As seen in Psychology Today.
Diet and gut health are an essential core of mental health. Similarly, the gut-brain axis has progressed from an esoteric concept to a regular feature in articles about mental health in major publications like the New York Times and Washington Post.
While there is intense interest in how food affects mood and the health of the gut biota can impact the health of the brain, there seems to be less discussion of how therapies devised by psychiatrists and psychologists might resolve issues affecting the gut. I believe that is going to change.
The Gut-Brain Axis
The body’s nervous system is an enormous two-way highway that connects the central nervous system (CNS) with the peripheral nervous system (PNS). The brain is the seat of the CNS, while the PNS is an expansive network that spreads across the rest of the body. The largest component of the peripheral nervous system is the enteric nervous system (ENS), which is made up of around 200-600 million nerve cells that run from the esophagus to the anus. These nerve cells include neurons, which relay electrical and chemical messages between one another, and glia, which are the support cells for neurons—providing them with oxygen and nutrients, holding them in place and ensure they remain insulated from another, and clearing pathogens and debris. The ENS also harbors a vast gut microbiome comprised of upwards of 100 trillion microbes, including bacteria, viruses, fungi, and protozoans.
Over the last 10-15 years, researchers have become more aware of just how intimate the connection between the CNS and the ENS is, and this gut-brain axis determines how dysfunction in one system may lead to anomalies in the other. Many researchers have hoped that treating problems in the gut could lead to improvements in psychiatric symptoms, and this hope has received significant amounts of media hype, as mentioned above.
Conversely, there is significantly less interest in using stress management tools to mitigate flareups of inflammatory bowel diseases like ulcerative colitis (UC) and Crohn’s disease, despite a well-documented comorbidity of anxiety, depressive, or trauma- and stressor-related disorders. Unfortunately, psychiatry only enters the picture for IBS patients when asked to treat symptoms associated with concomitant psychiatric disorders.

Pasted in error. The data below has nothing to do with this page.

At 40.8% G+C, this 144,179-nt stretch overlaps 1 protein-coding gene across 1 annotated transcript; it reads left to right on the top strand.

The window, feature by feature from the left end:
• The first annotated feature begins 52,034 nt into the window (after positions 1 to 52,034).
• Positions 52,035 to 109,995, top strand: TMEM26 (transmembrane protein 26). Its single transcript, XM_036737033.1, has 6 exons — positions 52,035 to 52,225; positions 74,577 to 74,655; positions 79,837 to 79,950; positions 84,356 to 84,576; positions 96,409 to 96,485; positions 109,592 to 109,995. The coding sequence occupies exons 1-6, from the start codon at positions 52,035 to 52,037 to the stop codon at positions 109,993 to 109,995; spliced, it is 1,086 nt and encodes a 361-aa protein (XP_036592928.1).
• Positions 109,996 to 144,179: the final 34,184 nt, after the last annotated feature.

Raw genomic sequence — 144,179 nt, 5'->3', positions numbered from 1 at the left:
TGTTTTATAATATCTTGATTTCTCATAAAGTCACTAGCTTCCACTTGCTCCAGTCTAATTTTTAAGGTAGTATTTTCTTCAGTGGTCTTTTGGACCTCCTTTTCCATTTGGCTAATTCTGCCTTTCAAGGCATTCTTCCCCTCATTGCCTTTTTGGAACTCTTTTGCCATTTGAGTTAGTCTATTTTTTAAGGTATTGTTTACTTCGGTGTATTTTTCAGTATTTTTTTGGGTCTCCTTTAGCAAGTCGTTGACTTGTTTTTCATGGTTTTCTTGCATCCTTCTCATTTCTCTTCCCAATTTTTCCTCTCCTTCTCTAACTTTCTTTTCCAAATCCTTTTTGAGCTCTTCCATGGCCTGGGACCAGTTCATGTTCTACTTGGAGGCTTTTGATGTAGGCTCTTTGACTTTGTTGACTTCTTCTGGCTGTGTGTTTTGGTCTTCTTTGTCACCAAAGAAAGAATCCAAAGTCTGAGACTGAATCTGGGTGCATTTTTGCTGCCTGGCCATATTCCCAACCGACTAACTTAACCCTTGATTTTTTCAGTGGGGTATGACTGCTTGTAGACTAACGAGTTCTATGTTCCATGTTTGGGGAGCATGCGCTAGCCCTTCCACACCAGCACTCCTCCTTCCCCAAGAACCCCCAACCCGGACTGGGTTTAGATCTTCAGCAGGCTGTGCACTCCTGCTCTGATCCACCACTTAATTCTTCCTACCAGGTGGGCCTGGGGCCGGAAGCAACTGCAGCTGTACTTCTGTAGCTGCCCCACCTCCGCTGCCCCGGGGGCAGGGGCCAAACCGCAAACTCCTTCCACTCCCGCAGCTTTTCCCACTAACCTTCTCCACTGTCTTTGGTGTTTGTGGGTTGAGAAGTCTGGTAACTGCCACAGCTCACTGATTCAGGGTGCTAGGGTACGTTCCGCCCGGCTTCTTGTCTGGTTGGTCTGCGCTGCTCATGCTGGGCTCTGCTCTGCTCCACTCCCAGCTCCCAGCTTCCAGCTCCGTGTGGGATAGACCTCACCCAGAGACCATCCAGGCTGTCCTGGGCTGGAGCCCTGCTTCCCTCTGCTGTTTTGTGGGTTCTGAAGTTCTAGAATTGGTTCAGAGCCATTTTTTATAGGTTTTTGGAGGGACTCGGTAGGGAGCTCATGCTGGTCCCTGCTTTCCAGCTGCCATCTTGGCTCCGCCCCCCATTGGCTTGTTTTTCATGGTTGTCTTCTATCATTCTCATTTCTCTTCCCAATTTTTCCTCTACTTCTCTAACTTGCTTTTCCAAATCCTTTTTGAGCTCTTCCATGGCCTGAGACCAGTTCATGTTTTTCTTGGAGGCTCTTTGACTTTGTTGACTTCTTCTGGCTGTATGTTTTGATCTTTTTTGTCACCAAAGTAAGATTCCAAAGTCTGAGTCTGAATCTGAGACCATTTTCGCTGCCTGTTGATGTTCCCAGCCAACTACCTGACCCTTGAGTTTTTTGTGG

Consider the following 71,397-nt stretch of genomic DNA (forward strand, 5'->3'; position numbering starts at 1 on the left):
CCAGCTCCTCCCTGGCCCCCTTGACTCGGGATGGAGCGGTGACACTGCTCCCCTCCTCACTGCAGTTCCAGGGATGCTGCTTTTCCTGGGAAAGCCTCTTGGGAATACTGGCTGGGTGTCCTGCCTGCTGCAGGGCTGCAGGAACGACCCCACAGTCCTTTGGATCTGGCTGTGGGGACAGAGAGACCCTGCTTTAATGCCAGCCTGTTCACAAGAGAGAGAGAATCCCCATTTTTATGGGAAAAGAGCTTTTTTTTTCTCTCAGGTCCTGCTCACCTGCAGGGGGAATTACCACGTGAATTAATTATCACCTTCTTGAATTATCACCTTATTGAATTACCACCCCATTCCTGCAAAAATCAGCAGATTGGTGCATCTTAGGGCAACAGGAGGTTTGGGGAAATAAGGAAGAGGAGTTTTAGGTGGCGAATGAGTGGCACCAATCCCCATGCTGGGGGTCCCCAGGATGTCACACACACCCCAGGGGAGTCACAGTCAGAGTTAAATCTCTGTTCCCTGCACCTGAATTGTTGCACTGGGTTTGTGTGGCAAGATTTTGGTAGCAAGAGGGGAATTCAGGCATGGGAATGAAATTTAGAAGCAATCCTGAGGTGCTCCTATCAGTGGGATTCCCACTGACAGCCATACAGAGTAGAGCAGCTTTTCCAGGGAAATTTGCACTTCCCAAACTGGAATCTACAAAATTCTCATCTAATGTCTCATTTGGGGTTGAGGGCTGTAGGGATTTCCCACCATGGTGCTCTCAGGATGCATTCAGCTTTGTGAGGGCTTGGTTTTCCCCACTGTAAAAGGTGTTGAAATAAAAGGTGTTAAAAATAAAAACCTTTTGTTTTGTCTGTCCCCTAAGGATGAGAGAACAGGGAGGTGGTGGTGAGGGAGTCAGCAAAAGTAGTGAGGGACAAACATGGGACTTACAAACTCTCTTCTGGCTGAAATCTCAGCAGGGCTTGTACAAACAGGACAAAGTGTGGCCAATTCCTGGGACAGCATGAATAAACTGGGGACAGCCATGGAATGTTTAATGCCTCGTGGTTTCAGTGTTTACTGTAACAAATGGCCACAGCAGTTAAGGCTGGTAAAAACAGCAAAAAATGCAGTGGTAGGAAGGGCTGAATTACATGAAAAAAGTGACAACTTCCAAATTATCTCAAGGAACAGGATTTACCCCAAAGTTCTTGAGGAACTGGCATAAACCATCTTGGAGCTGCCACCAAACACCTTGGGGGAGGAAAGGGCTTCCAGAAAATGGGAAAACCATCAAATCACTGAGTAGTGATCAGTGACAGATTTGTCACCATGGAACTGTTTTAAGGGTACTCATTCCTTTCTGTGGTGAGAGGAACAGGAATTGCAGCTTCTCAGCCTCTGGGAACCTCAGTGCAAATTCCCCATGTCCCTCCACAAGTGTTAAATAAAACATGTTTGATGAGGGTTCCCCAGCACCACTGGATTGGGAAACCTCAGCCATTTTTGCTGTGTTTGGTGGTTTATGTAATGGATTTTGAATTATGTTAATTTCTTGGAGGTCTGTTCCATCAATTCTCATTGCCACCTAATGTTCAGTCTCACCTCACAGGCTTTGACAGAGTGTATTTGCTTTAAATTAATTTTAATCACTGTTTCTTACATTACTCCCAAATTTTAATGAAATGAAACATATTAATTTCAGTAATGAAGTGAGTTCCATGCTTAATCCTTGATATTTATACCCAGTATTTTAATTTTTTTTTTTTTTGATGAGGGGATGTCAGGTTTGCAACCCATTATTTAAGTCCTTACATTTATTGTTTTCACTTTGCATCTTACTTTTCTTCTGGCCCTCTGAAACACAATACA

Psychological Stress, Inflammation, and Gut Motility
Within the CNS, responses to psychological stresses are well characterized and involve brain regions that include the amygdala, hypothalamus, and pituitary gland, as well as the adrenal glands, which are located just above the kidneys. Known as the hypothalamic-pituitary-adrenal (HPA) axis, its activation leads to the release of stress hormones like epinephrine and norepinephrine, as well as glucocorticoids (the most well-known being cortisol). Increased HPA activity and the release of these hormones is also associated with neuroinflammation and the production of proinflammatory signaling proteins known as cytokines.
Though it’s long been recognized that stress hormones like cortisol also interact with the PNS, including the ENS, and that increases in glucocorticoids are associated with increases in gut inflammation, the exact mechanisms have been less well defined.